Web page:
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Energy Saving

Your Mac is hard at work all of the time. It lives to give your applications as much performance and resources as possible. Striking a balance between fast computing and battery life has always been a challenge as greater processing power translates to lower battery life. In order to better achieve this balance, one of the major thrusts of OS X Mavericks is a focus on reducing power use while increasing performance, and making better use of resources. Apple aims to accomplish these goals through a three-pronged attack that includes: App Nap, Compressed Memory, and Timer Coalescing.
  • App Nap
    • OS X Mavericks has a brand-new feature that can lengthen battery runtime, increase available resources for other programs, and generally make your Mac feel faster. App Nap, as the name implies, acts by putting your apps in a low-power "nap" state if certain criteria are met:
      • The application is not visible, whether all windows are hidden by other apps or minimized to the Dock, and the app is not currently being used.
      • The application is not playing audio/visual media.
      • The application doesn't ask to stay awake.
    • It is up to the application developer to decide how App Nap will affect their application.
    • When an app is in a nap state, OS X puts the app in a scheduling queue that drastically reduces its power and resource usage.
    • An app will wake up when the window is brought to the front and also when the app's window is restored (un-minimized) from the dock.
  • Compressed Memory
    • OS X Mavericks has another brand-new feature that can increase available resources for other programs; "Compressed Memory". The OS monitors your Mac's available memory and will automatically compress the least-used items in memory to roughly half of their current size, quickly uncompressing them when they are needed again. There are many benefits to Compressed Memory:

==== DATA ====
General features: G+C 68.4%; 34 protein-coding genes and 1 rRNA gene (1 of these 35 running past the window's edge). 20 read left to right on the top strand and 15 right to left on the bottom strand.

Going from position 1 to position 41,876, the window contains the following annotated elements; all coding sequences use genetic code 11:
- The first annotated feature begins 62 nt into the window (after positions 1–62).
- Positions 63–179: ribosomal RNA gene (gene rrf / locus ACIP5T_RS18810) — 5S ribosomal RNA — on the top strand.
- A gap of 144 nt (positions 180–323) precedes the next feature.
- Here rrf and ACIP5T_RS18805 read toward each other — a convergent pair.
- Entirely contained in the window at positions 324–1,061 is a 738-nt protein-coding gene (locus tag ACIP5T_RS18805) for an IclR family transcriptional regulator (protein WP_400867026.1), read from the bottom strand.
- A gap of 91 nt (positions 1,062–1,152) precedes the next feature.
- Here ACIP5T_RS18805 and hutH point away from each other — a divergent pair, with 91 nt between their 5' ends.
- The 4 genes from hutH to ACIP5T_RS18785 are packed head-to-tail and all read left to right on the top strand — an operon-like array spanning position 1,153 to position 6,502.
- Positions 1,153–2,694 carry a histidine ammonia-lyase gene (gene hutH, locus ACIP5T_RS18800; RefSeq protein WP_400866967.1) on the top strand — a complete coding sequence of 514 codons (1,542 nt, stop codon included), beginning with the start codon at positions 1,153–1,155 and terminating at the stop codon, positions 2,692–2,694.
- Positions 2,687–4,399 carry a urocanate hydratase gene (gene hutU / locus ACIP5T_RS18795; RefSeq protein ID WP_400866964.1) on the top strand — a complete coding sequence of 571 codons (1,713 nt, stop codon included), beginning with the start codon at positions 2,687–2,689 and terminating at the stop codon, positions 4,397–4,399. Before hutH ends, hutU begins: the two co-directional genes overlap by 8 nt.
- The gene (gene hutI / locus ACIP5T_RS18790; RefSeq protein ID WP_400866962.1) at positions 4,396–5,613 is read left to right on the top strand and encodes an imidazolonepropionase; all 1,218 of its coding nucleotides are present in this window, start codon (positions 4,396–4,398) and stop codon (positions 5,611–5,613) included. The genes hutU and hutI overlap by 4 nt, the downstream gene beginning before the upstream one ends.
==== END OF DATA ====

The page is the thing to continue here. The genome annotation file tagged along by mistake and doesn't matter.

• With memory usage for the least-used active applications reduced, more memory becomes available for other applications.
      • Power efficiency is improved as Compressed Memory lowers the use of virtual memory swapping to disk. A side bonus of this is reduced read and writes to SSD-based storage.
      • CPU use is minimized, as compressing/decompressing inside memory is orders of magnitude faster than from a disk.
    • Macintosh computers with small amounts of RAM installed, specifically MacBook Air laptops with 4GB or less of RAM, will see a noticeable performance increase running OS X Mavericks versus previous OS X releases.
  • Timer Coalescing
    • Your Mac is running background tasks all the time. Examples of this are: Software Update, maintenance scripts, Spotlight indexing, and many third party applications. On a desktop or laptop system running off of wall power exiting the idle state to do some housekeeping isn't a concern. This can however be a problem on a laptop running off of battery power. Timer Coalescing is a way to schedule those tasks to all run at similar times, minimizing the number of times system idle is exited, and reducing overall power usage.
Apple's focus on energy saving can be be seen throughout OS X Mavericks.
  • The drop-down box for "battery status" in the menu bar now includes a section that monitors running applications for energy use. The initial option shown is "Collecting Power Usage Information..."
Energy Saving

Leave this drop-down box open and OS X Mavericks will evaluate current running applications and will rank them according to energy use. Any applications that are using a lot of resources will be identified in the "Apps Using Significant Energy" list.
Energy Saving

If there are no running applications extensively using resources, the option will display "No Apps Using Significant Energy"
Energy Saving
  • Activity Monitor has been updated to monitor App Nap, compressed memory, and overall energy use.
Energy Saving Enlarge
In this screenshot the four tabs in Safari tabs are in nap mode.
Energy Saving Enlarge
Compare the "Memory" and "Real Mem" columns in this screenshot to see compressed memory in action. There are some incredible reductions in memory use.
  • Pressing the power button on a Macintosh laptop will put the computer directly to sleep. This is an easy way for you to allow your Macintosh laptop to conserve more power when you are not using it. Pressing and holding down the power button for roughly three seconds will bring-up the familiar "Are you sure you want to shut down your computer now?" window with "Restart", "Sleep", "Cancel" and "Shut Down" options. Holding the power button down for five seconds will force a Macintosh laptop to power-off.
While the primary focus on energy use is geared towards Macintosh laptops on battery power, any Macintosh computer, including desktops, will have increased performance, better use of resources, and lower power use than when running any previous release of OS X.
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